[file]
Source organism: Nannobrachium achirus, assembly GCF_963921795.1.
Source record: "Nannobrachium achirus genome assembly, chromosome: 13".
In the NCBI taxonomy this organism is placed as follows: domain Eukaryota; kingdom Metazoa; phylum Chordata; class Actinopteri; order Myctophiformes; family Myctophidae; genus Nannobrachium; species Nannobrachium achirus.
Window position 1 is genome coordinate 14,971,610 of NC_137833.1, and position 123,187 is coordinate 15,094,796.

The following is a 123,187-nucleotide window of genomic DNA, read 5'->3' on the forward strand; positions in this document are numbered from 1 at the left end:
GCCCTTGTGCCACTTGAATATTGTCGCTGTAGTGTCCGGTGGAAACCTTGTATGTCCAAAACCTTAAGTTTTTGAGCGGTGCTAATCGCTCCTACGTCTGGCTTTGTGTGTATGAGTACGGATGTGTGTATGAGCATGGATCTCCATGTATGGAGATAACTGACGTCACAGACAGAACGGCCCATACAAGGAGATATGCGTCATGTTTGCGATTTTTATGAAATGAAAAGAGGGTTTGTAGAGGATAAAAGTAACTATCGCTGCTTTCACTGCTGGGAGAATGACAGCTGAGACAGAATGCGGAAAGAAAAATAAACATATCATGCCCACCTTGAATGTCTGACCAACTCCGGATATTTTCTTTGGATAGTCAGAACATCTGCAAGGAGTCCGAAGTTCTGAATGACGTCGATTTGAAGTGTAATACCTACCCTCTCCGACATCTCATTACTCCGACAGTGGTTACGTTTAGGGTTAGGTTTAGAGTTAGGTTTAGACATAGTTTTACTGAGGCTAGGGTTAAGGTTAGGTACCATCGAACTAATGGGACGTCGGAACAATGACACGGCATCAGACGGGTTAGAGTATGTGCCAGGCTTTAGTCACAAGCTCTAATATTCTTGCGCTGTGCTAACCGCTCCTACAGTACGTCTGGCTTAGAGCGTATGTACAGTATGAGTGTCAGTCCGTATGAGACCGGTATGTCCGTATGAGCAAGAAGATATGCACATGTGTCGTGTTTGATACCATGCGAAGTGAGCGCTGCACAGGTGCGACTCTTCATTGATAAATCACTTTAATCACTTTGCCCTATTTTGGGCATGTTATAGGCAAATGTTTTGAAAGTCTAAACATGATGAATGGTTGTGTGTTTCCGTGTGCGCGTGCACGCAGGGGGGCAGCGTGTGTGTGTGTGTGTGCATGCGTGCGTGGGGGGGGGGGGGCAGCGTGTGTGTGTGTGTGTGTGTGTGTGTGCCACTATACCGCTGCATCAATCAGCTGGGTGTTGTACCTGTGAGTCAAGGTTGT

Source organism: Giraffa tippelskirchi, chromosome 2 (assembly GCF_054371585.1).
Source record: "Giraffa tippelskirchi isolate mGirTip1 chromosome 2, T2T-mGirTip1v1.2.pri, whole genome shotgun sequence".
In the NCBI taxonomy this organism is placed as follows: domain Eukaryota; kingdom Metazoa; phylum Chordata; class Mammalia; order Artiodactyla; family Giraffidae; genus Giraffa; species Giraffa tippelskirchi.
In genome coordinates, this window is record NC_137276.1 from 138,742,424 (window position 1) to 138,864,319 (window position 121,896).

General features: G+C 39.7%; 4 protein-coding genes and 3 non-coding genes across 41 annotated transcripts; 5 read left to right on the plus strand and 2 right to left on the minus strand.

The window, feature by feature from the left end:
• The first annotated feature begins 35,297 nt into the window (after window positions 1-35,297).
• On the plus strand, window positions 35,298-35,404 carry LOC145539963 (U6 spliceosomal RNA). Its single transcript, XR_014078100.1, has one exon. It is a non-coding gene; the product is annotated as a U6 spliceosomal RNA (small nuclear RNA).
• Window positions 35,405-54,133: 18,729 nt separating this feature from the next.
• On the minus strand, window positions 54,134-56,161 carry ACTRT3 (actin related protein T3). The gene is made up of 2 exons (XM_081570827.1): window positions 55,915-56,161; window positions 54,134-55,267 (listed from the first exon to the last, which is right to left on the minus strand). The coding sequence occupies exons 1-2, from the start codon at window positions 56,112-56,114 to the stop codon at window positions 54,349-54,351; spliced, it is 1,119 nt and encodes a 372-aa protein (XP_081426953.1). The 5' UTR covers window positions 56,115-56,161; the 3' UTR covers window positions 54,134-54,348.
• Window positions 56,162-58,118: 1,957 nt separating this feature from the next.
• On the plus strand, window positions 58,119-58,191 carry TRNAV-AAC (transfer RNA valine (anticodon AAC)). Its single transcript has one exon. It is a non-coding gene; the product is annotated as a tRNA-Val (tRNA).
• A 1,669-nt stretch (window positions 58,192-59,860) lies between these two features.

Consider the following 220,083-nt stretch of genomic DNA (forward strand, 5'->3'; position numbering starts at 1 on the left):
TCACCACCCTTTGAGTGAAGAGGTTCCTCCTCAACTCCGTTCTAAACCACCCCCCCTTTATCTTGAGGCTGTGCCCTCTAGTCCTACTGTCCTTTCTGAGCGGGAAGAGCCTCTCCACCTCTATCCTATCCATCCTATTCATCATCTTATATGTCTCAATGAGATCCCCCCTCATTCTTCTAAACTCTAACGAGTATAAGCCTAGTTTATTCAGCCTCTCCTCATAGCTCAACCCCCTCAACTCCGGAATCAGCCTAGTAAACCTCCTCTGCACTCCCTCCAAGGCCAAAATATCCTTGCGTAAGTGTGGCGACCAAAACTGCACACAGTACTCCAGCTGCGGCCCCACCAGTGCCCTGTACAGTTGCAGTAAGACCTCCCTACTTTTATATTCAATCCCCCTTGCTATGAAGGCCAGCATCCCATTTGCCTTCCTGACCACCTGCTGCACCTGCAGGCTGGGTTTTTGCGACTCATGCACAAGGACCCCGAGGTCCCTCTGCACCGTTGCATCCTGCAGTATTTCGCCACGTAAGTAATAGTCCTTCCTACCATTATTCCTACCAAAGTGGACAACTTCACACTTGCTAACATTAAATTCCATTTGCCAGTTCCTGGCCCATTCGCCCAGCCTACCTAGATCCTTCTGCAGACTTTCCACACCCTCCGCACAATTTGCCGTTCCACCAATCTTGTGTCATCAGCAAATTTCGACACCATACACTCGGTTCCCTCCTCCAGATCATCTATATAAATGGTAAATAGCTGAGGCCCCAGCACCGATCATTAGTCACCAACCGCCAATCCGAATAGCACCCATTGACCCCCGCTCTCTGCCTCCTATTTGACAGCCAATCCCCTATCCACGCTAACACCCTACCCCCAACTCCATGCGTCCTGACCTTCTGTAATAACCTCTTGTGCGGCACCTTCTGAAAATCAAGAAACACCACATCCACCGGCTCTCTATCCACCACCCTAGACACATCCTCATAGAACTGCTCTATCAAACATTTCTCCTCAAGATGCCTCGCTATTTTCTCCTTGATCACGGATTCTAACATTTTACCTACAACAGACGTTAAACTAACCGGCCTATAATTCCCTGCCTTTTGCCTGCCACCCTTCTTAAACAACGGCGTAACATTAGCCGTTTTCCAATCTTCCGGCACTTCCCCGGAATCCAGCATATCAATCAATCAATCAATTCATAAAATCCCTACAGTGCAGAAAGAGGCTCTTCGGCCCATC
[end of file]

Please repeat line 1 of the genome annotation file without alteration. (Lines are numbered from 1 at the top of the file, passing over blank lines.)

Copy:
Source organism: Nannobrachium achirus, assembly GCF_963921795.1.